You may wish to read an introduction to the Holy Roman Empire of the German Nations first.
Perchtoldsdorf is a small residential town at commuting distance from Vienna, but it is still surrounded by vineyards and woods; it has retained the atmosphere of its old days and several monuments of its past.
View from the market square
Perchtoldsdorf is almost entirely made up of the houses around its large
market square and along a few short alleys departing from it. It served both as a trade and military post being
located to the south-west of Vienna on a route protected by a series of medieval castles.
The market square offers a fine view over the (much re-Gothicized) Parish church, the Turm (defensive tower) and the Pestsaule, the three main monuments of Perchtoldsdorf.
(left) Pestsaule, a column celebrating the end of a pestilence; (centre) St. Leonard of Noblac, patron of the prisoners of war; (right) relief depicting an angel sheathing his sword, a sign that the pestilence was ending
The citizens of Perchtoldsdorf, who were in the region of maybe 1,500, were able to erect in 1714 such an elaborate Pestsaule by using the shrewd and practical mentality of peasants. It is said that they bought part of the statues and reliefs which decorate the monument at very low prices because they had been rejected at a competition for the Graben Pestsaule of Vienna. This theory is supported by the fact that the main relief shows Vienna and not Perchtoldsdorf being freed from the pestilence.
Views of the remaining walls of the castle and Martinikapelle
The fortifications of Perchtoldsdorf were not limited to the imposing square tower, built between 1450 and 1521, but included walls surrounding the market square and a castle, located on the top of the hill, which served as the baronial residence. Martinikapelle is a small chapel adjoining the castle: it was built between 1512 and 1520 and it shows the persistence of Gothic patterns in the countryside.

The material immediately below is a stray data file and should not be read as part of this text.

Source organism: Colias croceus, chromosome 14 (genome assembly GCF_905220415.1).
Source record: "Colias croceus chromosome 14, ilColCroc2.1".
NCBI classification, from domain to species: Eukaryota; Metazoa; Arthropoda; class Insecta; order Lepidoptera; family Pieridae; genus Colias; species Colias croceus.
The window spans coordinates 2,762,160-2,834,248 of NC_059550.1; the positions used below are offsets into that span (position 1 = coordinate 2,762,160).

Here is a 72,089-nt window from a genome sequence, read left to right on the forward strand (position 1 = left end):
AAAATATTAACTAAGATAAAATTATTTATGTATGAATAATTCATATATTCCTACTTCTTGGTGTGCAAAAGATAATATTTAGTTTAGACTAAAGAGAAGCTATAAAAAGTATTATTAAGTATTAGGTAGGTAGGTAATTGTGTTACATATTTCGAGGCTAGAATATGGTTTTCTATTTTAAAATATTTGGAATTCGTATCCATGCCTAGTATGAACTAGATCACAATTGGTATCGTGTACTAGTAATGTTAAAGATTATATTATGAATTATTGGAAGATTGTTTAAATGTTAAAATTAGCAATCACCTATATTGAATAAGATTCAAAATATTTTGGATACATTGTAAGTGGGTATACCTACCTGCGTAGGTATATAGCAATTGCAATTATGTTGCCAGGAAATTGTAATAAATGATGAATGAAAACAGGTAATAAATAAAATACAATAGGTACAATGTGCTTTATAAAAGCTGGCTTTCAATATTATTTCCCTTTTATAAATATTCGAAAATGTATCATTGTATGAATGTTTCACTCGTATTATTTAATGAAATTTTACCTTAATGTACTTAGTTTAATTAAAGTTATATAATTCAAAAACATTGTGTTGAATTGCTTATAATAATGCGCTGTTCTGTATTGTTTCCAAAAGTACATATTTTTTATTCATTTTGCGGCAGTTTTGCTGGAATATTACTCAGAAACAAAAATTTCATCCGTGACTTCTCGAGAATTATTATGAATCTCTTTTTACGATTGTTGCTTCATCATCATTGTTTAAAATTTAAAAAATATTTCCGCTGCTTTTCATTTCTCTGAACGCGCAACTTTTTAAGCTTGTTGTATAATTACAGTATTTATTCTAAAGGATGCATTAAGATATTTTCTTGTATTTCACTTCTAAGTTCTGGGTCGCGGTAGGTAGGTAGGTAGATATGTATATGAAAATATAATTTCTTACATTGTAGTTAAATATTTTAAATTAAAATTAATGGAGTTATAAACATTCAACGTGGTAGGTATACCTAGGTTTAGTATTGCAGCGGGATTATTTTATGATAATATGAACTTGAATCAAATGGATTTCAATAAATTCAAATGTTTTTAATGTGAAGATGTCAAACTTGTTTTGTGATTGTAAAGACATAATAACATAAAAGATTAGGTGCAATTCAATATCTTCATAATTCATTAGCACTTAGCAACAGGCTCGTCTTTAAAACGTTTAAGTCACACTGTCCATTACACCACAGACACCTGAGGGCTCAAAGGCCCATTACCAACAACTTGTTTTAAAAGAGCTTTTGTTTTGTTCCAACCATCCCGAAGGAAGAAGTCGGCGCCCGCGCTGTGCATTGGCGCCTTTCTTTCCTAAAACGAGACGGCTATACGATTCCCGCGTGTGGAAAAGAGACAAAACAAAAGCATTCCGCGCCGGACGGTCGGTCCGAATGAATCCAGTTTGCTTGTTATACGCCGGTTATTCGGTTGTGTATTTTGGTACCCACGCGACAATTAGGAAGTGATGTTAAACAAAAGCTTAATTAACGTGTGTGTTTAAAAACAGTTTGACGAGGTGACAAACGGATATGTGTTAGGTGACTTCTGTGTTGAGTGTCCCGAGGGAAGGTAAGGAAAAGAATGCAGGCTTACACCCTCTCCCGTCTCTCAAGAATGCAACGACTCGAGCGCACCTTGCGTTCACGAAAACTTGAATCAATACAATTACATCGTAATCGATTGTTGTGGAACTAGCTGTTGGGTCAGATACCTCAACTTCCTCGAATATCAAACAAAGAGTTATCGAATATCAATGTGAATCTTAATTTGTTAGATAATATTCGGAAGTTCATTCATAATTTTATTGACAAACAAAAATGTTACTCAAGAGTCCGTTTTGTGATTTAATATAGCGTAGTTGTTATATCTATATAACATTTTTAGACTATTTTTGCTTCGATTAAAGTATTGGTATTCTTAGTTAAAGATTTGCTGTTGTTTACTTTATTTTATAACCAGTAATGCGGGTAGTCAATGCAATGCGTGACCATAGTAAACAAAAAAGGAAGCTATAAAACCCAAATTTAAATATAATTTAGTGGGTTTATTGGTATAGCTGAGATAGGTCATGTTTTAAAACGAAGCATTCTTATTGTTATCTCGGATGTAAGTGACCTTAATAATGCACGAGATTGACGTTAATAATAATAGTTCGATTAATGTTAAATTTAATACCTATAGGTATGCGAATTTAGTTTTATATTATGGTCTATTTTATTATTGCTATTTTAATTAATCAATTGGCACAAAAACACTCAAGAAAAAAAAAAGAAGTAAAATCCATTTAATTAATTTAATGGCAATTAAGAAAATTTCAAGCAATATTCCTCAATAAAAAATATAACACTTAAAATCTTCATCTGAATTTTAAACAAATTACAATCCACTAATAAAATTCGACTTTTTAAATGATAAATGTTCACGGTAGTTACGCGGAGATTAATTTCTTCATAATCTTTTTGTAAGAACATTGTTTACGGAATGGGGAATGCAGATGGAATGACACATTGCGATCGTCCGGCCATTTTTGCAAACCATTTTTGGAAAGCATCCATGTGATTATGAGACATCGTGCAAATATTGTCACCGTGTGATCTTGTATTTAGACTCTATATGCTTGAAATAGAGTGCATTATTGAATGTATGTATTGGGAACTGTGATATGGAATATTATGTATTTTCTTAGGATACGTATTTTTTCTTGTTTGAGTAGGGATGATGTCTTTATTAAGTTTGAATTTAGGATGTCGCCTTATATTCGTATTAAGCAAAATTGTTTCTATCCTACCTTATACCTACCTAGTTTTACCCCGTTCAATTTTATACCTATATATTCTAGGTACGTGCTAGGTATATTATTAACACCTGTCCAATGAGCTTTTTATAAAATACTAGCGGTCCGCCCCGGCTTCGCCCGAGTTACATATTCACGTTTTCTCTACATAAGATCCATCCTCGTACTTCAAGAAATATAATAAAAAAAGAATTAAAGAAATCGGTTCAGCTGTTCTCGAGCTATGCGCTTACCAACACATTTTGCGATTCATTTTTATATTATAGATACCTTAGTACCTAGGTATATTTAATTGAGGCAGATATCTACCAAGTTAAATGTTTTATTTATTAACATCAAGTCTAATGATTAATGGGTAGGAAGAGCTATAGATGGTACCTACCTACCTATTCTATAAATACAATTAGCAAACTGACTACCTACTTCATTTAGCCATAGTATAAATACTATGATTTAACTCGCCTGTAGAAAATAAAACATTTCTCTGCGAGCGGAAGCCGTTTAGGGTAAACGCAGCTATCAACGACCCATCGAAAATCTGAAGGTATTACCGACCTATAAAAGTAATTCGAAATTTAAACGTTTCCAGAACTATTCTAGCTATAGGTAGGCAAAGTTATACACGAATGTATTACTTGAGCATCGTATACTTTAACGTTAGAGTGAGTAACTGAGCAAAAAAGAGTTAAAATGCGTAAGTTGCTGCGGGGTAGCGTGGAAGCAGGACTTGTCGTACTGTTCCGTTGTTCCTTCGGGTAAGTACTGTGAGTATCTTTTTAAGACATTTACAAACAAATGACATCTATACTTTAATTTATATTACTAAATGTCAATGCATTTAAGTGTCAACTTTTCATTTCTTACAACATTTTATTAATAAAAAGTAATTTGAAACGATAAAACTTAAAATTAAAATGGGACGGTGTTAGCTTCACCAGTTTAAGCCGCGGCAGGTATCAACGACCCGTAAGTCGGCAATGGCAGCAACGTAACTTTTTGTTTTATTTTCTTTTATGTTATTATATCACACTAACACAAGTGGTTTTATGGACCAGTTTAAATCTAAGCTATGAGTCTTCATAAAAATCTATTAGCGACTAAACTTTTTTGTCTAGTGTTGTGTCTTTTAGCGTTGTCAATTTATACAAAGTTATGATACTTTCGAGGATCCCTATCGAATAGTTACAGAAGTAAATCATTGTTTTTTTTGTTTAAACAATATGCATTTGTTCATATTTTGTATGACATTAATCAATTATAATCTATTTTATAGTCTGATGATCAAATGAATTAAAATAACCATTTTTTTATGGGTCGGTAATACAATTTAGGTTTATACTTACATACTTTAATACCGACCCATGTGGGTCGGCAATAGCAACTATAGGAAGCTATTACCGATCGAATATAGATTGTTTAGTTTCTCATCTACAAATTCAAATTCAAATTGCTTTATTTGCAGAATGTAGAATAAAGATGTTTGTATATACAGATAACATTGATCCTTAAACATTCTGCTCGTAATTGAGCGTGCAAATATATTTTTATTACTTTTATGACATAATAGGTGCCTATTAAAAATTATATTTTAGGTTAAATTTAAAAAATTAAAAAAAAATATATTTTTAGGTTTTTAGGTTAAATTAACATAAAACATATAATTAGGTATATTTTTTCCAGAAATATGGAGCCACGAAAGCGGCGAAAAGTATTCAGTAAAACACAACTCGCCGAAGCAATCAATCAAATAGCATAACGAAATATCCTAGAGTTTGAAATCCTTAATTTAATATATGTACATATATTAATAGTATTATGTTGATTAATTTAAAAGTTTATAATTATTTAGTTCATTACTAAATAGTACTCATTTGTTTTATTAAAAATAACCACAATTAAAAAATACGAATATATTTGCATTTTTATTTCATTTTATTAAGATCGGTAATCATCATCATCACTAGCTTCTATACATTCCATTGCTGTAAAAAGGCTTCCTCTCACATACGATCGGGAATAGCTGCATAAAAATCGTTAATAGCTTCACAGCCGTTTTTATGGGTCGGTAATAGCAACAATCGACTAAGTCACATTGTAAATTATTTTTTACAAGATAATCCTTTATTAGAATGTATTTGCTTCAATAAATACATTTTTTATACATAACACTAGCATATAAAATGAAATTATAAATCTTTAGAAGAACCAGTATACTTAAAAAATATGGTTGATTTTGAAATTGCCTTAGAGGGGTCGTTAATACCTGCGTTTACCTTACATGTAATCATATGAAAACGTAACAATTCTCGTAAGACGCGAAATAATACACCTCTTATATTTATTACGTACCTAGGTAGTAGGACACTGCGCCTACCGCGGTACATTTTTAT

Memories of the Ottoman conquest in the parish church and at a coffee-house ("At the Turkish Cannon Ball", a sugar confection made of marzipan, honey and coffee covered with dark chocolate)
The fortifications of Perchtoldsdorf proved effective during the first siege of Vienna (1529), but they failed to be so in 1683. Apparently the citizens of Perchtoldsdorf were not sufficiently trained in musketry: they made a gallant sally, but fired their weapons all at once; then they had to recharge them, but the Ottomans did not give them the time to do it and Perchtoldsdorf was sacked and many inhabitants were killed. The image used as background for this page shows a detail of a statue of an Ottoman prisoner in a console at Palazzo Colonna in Rome.
Spitalskirche is an early XVth century Gothic church which owes its name to a now
Knappenhof is a small XVIIIth century palace which shows that the Baroque patterns which developed in Vienna spread to the countryside. This tint of yellow painting is named after Empress Maria Theresa, who had a predilection for it: in Italy it is named after the town of Parma, because it was brought there by Marie Louise, the Austrian archduchess who was the second wife of Napoleon and who ruled the Duchy of Parma and Piacenza in 1814-1847.
Pages in this section of the website in recommended order:
Introduction: the Holy Roman Empire of the German Nations
The 1683 Siege of Vienna
XVIIth century churches
XVIIth century palaces
Monuments celebrating the end of plagues
The walls of Vienna
XVIIIth century churches
XVIIIth century palaces
Italian cultural and artistic influence
A political manifesto: Karlskirche
Churches without the walls
Palaces and Villas without the walls
A day in the countryside: Perchtoldsdorf
in other sections of this website:
Vindobona, Roman Vienna